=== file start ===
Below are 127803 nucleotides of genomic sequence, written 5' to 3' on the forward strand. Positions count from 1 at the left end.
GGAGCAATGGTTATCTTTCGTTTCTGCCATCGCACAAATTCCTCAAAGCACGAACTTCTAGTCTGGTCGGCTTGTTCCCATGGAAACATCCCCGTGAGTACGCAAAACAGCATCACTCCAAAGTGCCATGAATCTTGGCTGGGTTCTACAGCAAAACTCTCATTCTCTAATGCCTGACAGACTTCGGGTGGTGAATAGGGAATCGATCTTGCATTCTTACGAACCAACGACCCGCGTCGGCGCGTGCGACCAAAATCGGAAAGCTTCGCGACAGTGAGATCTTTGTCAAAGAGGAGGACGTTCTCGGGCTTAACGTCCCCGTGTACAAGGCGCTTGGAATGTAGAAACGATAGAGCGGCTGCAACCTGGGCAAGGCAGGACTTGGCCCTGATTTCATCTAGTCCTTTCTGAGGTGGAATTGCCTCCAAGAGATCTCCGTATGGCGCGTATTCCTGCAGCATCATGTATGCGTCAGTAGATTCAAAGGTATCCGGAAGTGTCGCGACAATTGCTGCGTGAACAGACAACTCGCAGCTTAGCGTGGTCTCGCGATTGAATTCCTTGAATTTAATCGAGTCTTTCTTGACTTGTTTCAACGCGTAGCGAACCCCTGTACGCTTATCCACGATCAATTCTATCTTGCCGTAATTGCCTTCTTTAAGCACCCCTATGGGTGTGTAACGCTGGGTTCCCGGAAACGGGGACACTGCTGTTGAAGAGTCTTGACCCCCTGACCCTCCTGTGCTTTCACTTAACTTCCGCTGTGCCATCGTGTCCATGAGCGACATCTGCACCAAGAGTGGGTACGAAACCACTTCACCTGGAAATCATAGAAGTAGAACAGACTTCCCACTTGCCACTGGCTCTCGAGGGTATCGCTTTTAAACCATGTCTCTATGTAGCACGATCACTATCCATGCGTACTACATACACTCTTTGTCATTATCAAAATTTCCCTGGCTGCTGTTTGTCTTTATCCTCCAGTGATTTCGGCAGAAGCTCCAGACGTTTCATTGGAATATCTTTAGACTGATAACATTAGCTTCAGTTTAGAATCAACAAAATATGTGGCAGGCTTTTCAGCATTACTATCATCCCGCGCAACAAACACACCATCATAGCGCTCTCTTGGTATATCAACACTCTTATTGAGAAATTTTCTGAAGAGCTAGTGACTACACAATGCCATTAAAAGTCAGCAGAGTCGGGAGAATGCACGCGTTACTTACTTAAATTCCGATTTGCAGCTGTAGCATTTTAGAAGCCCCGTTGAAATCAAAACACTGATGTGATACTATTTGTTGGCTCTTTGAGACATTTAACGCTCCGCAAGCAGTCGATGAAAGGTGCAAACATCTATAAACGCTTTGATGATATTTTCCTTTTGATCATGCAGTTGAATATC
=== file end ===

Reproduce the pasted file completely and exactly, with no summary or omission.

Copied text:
Below are 127803 nucleotides of genomic sequence, written 5' to 3' on the forward strand. Positions count from 1 at the left end.
GGAGCAATGGTTATCTTTCGTTTCTGCCATCGCACAAATTCCTCAAAGCACGAACTTCTAGTCTGGTCGGCTTGTTCCCATGGAAACATCCCCGTGAGTACGCAAAACAGCATCACTCCAAAGTGCCATGAATCTTGGCTGGGTTCTACAGCAAAACTCTCATTCTCTAATGCCTGACAGACTTCGGGTGGTGAATAGGGAATCGATCTTGCATTCTTACGAACCAACGACCCGCGTCGGCGCGTGCGACCAAAATCGGAAAGCTTCGCGACAGTGAGATCTTTGTCAAAGAGGAGGACGTTCTCGGGCTTAACGTCCCCGTGTACAAGGCGCTTGGAATGTAGAAACGATAGAGCGGCTGCAACCTGGGCAAGGCAGGACTTGGCCCTGATTTCATCTAGTCCTTTCTGAGGTGGAATTGCCTCCAAGAGATCTCCGTATGGCGCGTATTCCTGCAGCATCATGTATGCGTCAGTAGATTCAAAGGTATCCGGAAGTGTCGCGACAATTGCTGCGTGAACAGACAACTCGCAGCTTAGCGTGGTCTCGCGATTGAATTCCTTGAATTTAATCGAGTCTTTCTTGACTTGTTTCAACGCGTAGCGAACCCCTGTACGCTTATCCACGATCAATTCTATCTTGCCGTAATTGCCTTCTTTAAGCACCCCTATGGGTGTGTAACGCTGGGTTCCCGGAAACGGGGACACTGCTGTTGAAGAGTCTTGACCCCCTGACCCTCCTGTGCTTTCACTTAACTTCCGCTGTGCCATCGTGTCCATGAGCGACATCTGCACCAAGAGTGGGTACGAAACCACTTCACCTGGAAATCATAGAAGTAGAACAGACTTCCCACTTGCCACTGGCTCTCGAGGGTATCGCTTTTAAACCATGTCTCTATGTAGCACGATCACTATCCATGCGTACTACATACACTCTTTGTCATTATCAAAATTTCCCTGGCTGCTGTTTGTCTTTATCCTCCAGTGATTTCGGCAGAAGCTCCAGACGTTTCATTGGAATATCTTTAGACTGATAACATTAGCTTCAGTTTAGAATCAACAAAATATGTGGCAGGCTTTTCAGCATTACTATCATCCCGCGCAACAAACACACCATCATAGCGCTCTCTTGGTATATCAACACTCTTATTGAGAAATTTTCTGAAGAGCTAGTGACTACACAATGCCATTAAAAGTCAGCAGAGTCGGGAGAATGCACGCGTTACTTACTTAAATTCCGATTTGCAGCTGTAGCATTTTAGAAGCCCCGTTGAAATCAAAACACTGATGTGATACTATTTGTTGGCTCTTTGAGACATTTAACGCTCCGCAAGCAGTCGATGAAAGGTGCAAACATCTATAAACGCTTTGATGATATTTTCCTTTTGATCATGCAGTTGAATATC